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Ingenuity Keeps Combat-Damaged Planes in the Air

February 8, 1991

HAMPTON, Va. (AP) _ When a $32 million F-15 gets a hole shot in its wing by Iraqi ground fire, somebody on the fighter’s maintenance crew may have to chug-a-lug a can of soda to make a repair.

If a stabilizer bar is damaged and there’s no spare, the ground crew will just forget about sweeping those Saudi Arabian sands out of the hangar and cut off the broom handle for a makeshift rod.

When it comes to war and keeping planes flying, Air Force technicians are taught to use whatever’s handy - even if that means borrowing a part from the general’s jeep, says Capt. Gary Fletcher of Langley Air Force Base.

″The airplane needs to go into combat more than the general needs to get around. It doesn’t do any good on the ground. I think any general would agree with that,″ said Fletcher, who heads aircraft maintenance training at Langley, headquarters of the Tactical Air Command.

At Langley, aircraft maintenance specialists in electronics, hydraulics, fuel systems and other areas train for battle damage repair. For two weeks, the technicians are taught the art of the speedy fix. They get two days of refresher training every six months.

″We’re like medical triage in reverse,″ said Fletcher, a 21-year Air Force veteran.

Just as a doctor in combat triage evaluates injuries and sets priorities for treating the wounded, a war zone aircraft assessor looks at damaged planes, consults with pilots and lines up jets for repairs. The reverse part is that the least damaged planes get fixed first. With people, the most seriously injured are treated first.

Spare parts, of course, are the first choice for repairs. But in a pinch, mechanics use whatever’s available - even soda cans and broom handles.

″If it comes to the point where we had no sheet metal, they could use a Coke can,″ said Master Sgt. George Winkley, superintendent of aircraft maintenance training at Langley. ″If we’re out of parts, we use whatever we can get our hands on.″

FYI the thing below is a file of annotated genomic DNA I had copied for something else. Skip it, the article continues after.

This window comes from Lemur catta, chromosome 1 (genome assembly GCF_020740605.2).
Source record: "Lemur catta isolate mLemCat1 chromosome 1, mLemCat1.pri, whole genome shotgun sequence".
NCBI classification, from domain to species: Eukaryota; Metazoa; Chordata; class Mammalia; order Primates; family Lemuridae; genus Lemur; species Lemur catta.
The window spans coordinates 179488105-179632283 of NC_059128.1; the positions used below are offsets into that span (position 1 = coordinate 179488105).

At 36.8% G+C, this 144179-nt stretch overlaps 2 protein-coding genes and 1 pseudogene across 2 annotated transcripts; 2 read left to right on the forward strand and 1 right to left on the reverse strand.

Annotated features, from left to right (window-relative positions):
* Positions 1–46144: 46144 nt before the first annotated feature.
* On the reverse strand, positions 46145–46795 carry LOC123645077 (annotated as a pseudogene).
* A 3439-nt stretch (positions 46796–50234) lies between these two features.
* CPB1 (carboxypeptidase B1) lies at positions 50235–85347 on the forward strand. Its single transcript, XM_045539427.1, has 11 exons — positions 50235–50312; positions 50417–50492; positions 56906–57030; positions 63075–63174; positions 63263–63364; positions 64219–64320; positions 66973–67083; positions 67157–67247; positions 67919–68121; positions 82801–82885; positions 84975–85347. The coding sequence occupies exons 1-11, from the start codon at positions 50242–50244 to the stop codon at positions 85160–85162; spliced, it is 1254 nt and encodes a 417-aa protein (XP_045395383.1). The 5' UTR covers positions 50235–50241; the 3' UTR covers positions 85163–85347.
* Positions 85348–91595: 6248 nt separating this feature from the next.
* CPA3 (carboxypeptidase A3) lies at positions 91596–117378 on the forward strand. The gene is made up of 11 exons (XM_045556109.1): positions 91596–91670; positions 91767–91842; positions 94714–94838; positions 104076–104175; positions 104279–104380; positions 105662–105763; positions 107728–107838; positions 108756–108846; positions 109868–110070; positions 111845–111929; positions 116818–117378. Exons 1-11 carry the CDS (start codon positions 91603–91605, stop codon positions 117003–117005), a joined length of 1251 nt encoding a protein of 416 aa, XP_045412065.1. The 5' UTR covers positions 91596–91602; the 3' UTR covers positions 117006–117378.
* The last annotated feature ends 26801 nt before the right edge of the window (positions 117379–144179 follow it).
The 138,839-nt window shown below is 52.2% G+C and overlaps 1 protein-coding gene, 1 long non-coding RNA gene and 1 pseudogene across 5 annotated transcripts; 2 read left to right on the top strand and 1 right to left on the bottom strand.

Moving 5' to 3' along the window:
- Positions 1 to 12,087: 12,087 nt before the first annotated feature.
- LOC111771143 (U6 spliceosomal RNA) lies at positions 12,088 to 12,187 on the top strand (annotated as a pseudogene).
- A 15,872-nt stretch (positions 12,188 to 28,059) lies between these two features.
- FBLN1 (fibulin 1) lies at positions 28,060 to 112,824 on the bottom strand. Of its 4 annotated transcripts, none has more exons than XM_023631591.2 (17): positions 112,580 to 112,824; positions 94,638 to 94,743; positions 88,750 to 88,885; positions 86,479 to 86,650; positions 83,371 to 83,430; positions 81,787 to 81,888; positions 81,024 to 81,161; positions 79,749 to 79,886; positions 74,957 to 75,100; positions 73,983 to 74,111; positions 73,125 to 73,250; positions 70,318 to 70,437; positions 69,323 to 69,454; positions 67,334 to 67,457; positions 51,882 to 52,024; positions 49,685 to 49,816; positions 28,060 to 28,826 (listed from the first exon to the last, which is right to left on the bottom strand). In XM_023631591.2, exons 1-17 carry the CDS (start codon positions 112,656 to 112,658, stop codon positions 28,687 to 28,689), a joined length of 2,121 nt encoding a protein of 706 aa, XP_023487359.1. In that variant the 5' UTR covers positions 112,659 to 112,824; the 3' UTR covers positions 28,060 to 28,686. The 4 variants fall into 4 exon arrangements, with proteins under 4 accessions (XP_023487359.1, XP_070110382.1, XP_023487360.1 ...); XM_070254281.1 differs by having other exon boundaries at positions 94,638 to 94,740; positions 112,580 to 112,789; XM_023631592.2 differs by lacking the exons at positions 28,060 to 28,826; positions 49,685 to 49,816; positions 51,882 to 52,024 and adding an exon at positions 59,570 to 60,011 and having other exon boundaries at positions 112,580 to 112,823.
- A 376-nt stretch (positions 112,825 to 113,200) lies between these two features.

Heavily damaged planes can become like junk cars, targets of quick-fix scavengers looking for parts to get another plane back in the air, Winkley said.

In case of a hole in the fuselage or wing, a piece of sheet metal - or soda can - can be cut to fit the opening and riveted to the skin. A special tape is put over the front edge to reduce wind resistance, and the repair is complete.

While peacetime aircraft repairs are strictly monitored by inspectors, and maintenance crews must follow detailed technical orders, ingenuity is needed for combat repairs, said Master Sgt. Joe Ramirez, manager of the battle combat training program at Langley.

Theoretically, an F-15 could wind up looking like a flying soda machine, but Fletcher said the lightweight cans are used sparingly. Ramirez said he teaches maintenance crews to use leftover ammunition boxes or even a stop sign pulled off the side of a road.

Inside the plane, a sawed-off broom handle or a piece of pipe can substitute for a metal rod, such as the front-wheel stabilizer bar. If a clamp is missing for a tube, mechanics can cut up a wire coat hanger.

Even chewing gum is sometimes used to fill small holes, but only, Ramirez said, as ″a last resort.″

The goal is to get the plane fixed and get it flying, and neatness doesn’t count, he said.

Winkley and Ramirez said the ad-hoc repairs don’t limit the ability of the planes to fly their missions. ″It’ll restrict some maneuvers, but it won’t hurt its performance,″ Ramirez said.

″We’re not going to let a pilot go in an airplane that’s unsafe,″ Winkley said.

″I don’t think there’s any problem that would arise that somebody can’t put a fix to,″ Fletcher said. ″If it’s repairable, somebody’s going to be smart enough to fix it.″

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